Labels for Frozen Dinners

Frozen TV dinners or frozen “heat and serve” dinners have been present on the market and in many consumers’ homes for more than 60 years. They owe their popularity to the fact that they are easy to prepare, which makes them a perfect solution for busy people who don’t have time to cook. Frozen dinners, or also called frozen meals, contain a main course and several side dishes that require little preparation and make one complete meal.

Since the moment TV Dinners was first introduced to consumers, the producers have enriched their offer of these products with a variety of flavors and different serving sizes. Nowadays, when the concept of healthy living (healthy lifestyle) is widespread, manufacturers are more focused on the type of ingredients in their frozen meals in order to offer healthier frozen meal solutions and acquire new customers.

If you are new in the business of frozen dinners, and you have already chosen the type of flavor for your frozen meal product and what your product’s packaging will look like, it’s time to think about the way you will label your product. Labeling is an important part of your business strategy since labels carry important information about your product and, at the same time, make your product more appealing to consumers. Colorful, custom labels for TV dinners can be a decisive factor for consumers in the process of buying and can help you assume a better position in the marketplace.

Labels for frozen meals should not only be alluring, but also useful to the customers. The information on them should comply with the requirements that are regulated by the U.S. Food and Drug Administration (FDA) and U.S Department of Agriculture (USDA).

How to properly label frozen meals

Since USDA regulates labeling for meat and eggs, all ready to eat meals that include these foods need to be labeled in compliance with USDA labeling requirements.

Mandatory information on the label includes:

  • product name
  • handling statement
  • safe handling instructions
  • inspection legend
  • net weight information
  • ingredients list (including allergens)
  • company name and address
  • nutrition facts label

According to FDA regulations, a frozen “heat and serve” dinner should have a minimum of three components. One of the components should have a significant amount of protein, and others should consist of vegetables, fruit, potatoes, rice, meat, poultry, fish, eggs or cheese. A frozen meal can also include dessert, beverages, soups or bread.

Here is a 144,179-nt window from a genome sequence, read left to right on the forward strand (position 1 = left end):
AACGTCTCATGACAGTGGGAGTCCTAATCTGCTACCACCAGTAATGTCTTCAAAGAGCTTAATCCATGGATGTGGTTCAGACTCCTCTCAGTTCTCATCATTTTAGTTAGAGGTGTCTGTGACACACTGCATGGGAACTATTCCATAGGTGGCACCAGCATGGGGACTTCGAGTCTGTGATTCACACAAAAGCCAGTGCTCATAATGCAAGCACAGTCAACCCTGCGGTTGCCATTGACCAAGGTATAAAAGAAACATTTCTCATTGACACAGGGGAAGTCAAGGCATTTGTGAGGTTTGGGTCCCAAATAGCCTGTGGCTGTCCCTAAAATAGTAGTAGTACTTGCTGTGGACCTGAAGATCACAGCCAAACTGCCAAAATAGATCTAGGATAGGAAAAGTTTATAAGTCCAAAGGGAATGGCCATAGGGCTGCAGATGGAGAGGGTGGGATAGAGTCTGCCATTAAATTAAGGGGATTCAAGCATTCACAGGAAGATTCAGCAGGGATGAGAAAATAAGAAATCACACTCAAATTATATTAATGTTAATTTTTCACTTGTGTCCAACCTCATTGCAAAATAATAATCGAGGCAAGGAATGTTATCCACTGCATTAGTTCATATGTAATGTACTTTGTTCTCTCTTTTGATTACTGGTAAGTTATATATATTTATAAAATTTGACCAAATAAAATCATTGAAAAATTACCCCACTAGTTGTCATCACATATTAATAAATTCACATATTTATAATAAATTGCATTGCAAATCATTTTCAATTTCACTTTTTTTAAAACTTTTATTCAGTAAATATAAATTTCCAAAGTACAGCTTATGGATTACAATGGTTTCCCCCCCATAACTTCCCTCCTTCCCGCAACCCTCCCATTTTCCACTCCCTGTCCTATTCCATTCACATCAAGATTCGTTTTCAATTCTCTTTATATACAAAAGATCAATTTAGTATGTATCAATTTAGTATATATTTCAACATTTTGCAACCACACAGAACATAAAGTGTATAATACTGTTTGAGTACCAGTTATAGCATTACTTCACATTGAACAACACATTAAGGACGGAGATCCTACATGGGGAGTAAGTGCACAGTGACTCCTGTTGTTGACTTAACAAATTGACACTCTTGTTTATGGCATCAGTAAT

Information that should be included on a product label according to the FDA:

  • statement of identity (common name of the food product)
  • net weight information
  • company name and address
  • ingredients list (including allergens)
  • nutrition facts label

“Serving suggestion” that producers put on the label of frozen meals often includes suggestions for foods that are not in the packaging. In cases like these, FDA requires a clear statement on the label, stating that such foods are not present inside the packaging.

Besides providing mandatory label information, producers should also choose the right label material resistant to low temperatures. The best solution for labels that are intended to be on frozen products are durable, moisture-resistant label stock and freezer grade adhesives. If you have any doubts regarding the best material for your custom labels, contact our team and get professional advice in no time.

History of TV Dinners: Did you know?

TV Dinners were developed by accident in 1953 when a food producing company Swanson & Sons overestimated the customers’ needs for turkey during Thanksgiving. In order to not waste 260 tons of turkey, the company came to an idea to sell it as turkey frozen dinners packed in aluminum trays. These frozen dinners were sold in supermarkets all over the United States. Since then TV dinners replaced aluminum trays with plastic ones and became an ordinary product on market shelves.